He hurried to the depot and there he found Ben-Zion sitting inside the train, about to depart. Father Ben-Zion was glad to see David and to learn that Leah and the children all were in New York.

Steam train

It’s unclear where Ben-Zion is headed; possibly one of his peddling trips? He tells David to wait in Milwaukee until Thursday evening and then they both will go back to Ludington. David wires his mother that she’ll receive tickets for the rest of the trip by the end of the week. He then asks his “boarding boss if he could take him to a shop where he could work for the four days while waiting for his father to return.

The landlord was an obliging sort of man and took David to a shop where the foreman gladly accepted him and put him to work. David’s eyes almost popped out of his head at the end of the period when the foreman handed him eight silver dollars, the first real silver money he ever had seen.

In Ludington, they wire money for the train tickets to the Immigration Office. They are finally able to reach Mr. Zigler, who is

…only too glad to do all he could for Yanke Hennes’ daughter and her children. He signed papers at the Immigration Office that the family would not be a public charge and they were released. They were taken to Mr. Zigler’s home and entertained with the hospitality befitting Yanke Hennes’ daughter.

Emigrants at Ellis Island

In the meantime Ben-Zion bought furniture and rented rooms [in Ludington], and the Bloomstocks prepared to receive the “greenhorn’s” family when they arrived in August, 1884.

So, the family is finally reunited and poised for a rise to success in the new land. However, it is not to be that easy...

To be continued...

And find more fascinating posts at Sepia Saturday blog

Some of these photos were borrowed from the following sites:






Went to an outdoor art installation recently whch took place at sunset. There were luminaria and film projections and so on. However I found the minimalist -- well, stark -- setting more interesting.

Overflow parking area behind the Coke distribution center, Bellevue, Washington


Hut of the Week

Brokeback cabin, in what remains of Liberty, Washington. Imagine the sound of cicadas and wind in the aspens, the smell of fir and decaying cedar.


A Hankering

You've seen those vans selling Mexican food by the side of the road?
Here's a spin from Coeur d-Alene, Idaho.

Sometimes you just get a hankering for some dried meat.


Sepia Saturday: Fantasy Family

An evocative patchwork of photos in a shoebox. Starting at upper right and proceeding clockwise:

Aunt Tulip and Uncle Tum (really Tom but baby Pinky couldn't pronounce her short O). They were known collectively as T&T. Here they're standing in front of the remains of their house in Gary, Indiana after the rear of it was crushed by a falling barnstormer.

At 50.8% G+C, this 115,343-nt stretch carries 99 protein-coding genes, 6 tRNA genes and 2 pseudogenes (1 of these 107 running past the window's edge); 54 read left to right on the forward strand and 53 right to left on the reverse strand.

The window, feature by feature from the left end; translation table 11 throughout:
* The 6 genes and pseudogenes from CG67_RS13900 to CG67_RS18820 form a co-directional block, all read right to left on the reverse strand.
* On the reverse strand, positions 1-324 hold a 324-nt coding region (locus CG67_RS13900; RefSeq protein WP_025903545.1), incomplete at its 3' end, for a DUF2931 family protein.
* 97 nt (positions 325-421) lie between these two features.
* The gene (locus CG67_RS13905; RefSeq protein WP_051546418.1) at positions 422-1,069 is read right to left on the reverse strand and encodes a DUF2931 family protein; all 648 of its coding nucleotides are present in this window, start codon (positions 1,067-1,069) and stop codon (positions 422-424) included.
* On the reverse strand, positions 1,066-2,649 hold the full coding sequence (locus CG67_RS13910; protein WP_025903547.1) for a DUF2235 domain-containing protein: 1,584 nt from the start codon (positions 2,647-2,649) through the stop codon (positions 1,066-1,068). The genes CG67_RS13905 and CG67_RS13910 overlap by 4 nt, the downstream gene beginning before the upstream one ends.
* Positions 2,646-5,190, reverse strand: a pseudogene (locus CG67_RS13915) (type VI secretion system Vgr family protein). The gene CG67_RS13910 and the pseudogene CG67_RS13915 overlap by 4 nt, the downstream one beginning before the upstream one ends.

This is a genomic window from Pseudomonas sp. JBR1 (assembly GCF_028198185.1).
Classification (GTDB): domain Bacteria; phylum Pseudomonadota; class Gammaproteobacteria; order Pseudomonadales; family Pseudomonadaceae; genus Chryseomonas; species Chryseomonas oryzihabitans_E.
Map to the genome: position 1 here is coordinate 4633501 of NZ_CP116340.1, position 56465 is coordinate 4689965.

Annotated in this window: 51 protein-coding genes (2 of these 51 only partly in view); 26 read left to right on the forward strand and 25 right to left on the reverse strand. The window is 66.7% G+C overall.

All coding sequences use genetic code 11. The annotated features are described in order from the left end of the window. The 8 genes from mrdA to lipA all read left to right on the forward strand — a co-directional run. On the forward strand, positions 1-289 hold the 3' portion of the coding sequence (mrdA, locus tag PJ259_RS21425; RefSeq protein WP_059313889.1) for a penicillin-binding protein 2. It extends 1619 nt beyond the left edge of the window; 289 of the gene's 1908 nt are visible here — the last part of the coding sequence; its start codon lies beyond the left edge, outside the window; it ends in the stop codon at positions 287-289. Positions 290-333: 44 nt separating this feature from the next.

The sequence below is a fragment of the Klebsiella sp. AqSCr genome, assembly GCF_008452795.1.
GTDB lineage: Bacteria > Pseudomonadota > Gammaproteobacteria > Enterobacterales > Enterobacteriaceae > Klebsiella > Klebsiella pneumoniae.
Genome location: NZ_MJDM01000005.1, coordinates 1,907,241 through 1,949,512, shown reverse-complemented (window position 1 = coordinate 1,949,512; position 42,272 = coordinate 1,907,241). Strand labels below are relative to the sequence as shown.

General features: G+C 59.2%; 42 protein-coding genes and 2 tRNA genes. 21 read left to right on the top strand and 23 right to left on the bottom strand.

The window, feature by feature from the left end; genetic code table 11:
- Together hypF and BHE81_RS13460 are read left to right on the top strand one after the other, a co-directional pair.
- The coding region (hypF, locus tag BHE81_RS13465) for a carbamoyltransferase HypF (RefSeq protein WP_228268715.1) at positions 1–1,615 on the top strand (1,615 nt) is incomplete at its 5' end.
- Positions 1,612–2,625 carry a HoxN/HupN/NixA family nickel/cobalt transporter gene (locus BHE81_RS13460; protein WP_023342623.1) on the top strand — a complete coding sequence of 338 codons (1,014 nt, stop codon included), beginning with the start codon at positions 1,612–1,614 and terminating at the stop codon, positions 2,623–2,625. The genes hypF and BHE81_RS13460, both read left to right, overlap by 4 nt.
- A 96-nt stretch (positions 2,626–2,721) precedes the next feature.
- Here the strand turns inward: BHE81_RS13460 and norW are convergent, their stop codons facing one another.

Upside down: Cousin Elda and her sister Irva in Denver, under the spreading chestnut tree. Irva later fell from the tree, unluckily on inconveniently placed rattlesnake. Much excitement ensued.

Grandpa Estefan's doomed invention for harvesting carrots, parked on the runway at Jones Airforce Base.

Estefan's wife, Grandma M. (she never knew her real name), seated on the primitive log fence in her yard, with an unknown woman. A skilled acrobat and contortionist in her youth, M. never gave up the balance beam, to the extent of sawing the edges off her bed because it was too wide.

"The Tad, at 16 months," says the caption on the back. The Tad was an adopted Moldavian orphan that Estefan and M. brought back from the war. He later became the star pumpkin-eating champion in a tri-state region.

Buddyboy (below) and Star of Bethlehem (otherwise known as SOB), a prize-winning and persnickety quarterhorse owned by Uncle Festus. Buddy had a bit of a crush on the horse, and on the pictured occasion had driven SOB atop a wall in an attempt to avoid Buddyboy's attentions. It was futile and SOB bore a total of 23 puppies over her long life.

Cousin Flotilla. This is the last known picture of her, as she was left behind inadvertently at this rest stop somewhere along Route 66.

Uncle Axel, showing off the freakish "devil horns" that made him a star attraction of his parents' travelling circus.

Aunt Gertie, right, with her lifelong piano accompanist and nurse, "Fuzzy" Cataldo, on their scandalous trip to the Acropolis.


Astronomy Domine

Spotted from our back yard, the rarely seen Arachnid Nebula.

If you dare, click to enlarge.
Happy Halloween...


The Terminator

No, not that Terminator.
"The line that separates the portions of the earth experiencing daylight from the portion of the planet experiencing darkness..."

Sunset across Boyd, Oregon, August 2010


Theme Thursday: Games

One day a travelling carnival appeared in Sansepolcro, Tuscany, near where we were living. It was Carnivale, preceding Easter. After passegiata I brought the kids to check out the rides and games... We arrived a bit early so I got some shots in before it became too crowded.


Rolling Canvases

Sitting in the passenger seat for hours along Interstate 5, I began to see everything as fair game for art.

Try clicking to enlarge and staring at each one for 60 seconds...


Wires in the Blue, Redux

The corpse has been powdered a bit too thoroughly.

Near the tracks, The Dalles, Oregon


Dialectic Electric

Local landmark, at least as far as I'm concerned. It's slim pickin's around here!

Newport Hills